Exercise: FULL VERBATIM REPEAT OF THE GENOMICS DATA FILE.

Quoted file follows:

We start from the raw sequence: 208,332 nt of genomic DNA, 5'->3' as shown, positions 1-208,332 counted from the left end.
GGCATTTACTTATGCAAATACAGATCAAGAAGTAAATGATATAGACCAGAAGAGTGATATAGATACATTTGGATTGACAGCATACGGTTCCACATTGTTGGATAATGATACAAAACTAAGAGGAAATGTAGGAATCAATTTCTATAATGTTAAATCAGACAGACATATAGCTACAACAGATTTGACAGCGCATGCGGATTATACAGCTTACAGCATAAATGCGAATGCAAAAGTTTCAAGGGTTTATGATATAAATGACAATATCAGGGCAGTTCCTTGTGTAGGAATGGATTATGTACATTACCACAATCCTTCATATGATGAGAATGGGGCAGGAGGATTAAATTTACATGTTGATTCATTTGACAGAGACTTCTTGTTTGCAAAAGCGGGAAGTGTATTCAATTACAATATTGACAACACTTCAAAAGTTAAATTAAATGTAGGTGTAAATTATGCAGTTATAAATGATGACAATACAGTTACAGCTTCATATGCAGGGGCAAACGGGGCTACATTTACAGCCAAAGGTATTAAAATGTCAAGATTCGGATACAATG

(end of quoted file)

We start from the raw sequence: 208,332 nt of genomic DNA, 5'->3' as shown, positions 1-208,332 counted from the left end.
GGCATTTACTTATGCAAATACAGATCAAGAAGTAAATGATATAGACCAGAAGAGTGATATAGATACATTTGGATTGACAGCATACGGTTCCACATTGTTGGATAATGATACAAAACTAAGAGGAAATGTAGGAATCAATTTCTATAATGTTAAATCAGACAGACATATAGCTACAACAGATTTGACAGCGCATGCGGATTATACAGCTTACAGCATAAATGCGAATGCAAAAGTTTCAAGGGTTTATGATATAAATGACAATATCAGGGCAGTTCCTTGTGTAGGAATGGATTATGTACATTACCACAATCCTTCATATGATGAGAATGGGGCAGGAGGATTAAATTTACATGTTGATTCATTTGACAGAGACTTCTTGTTTGCAAAAGCGGGAAGTGTATTCAATTACAATATTGACAACACTTCAAAAGTTAAATTAAATGTAGGTGTAAATTATGCAGTTATAAATGATGACAATACAGTTACAGCTTCATATGCAGGGGCAAACGGGGCTACATTTACAGCCAAAGGTATTAAAATGTCAAGATTCGGATACAATG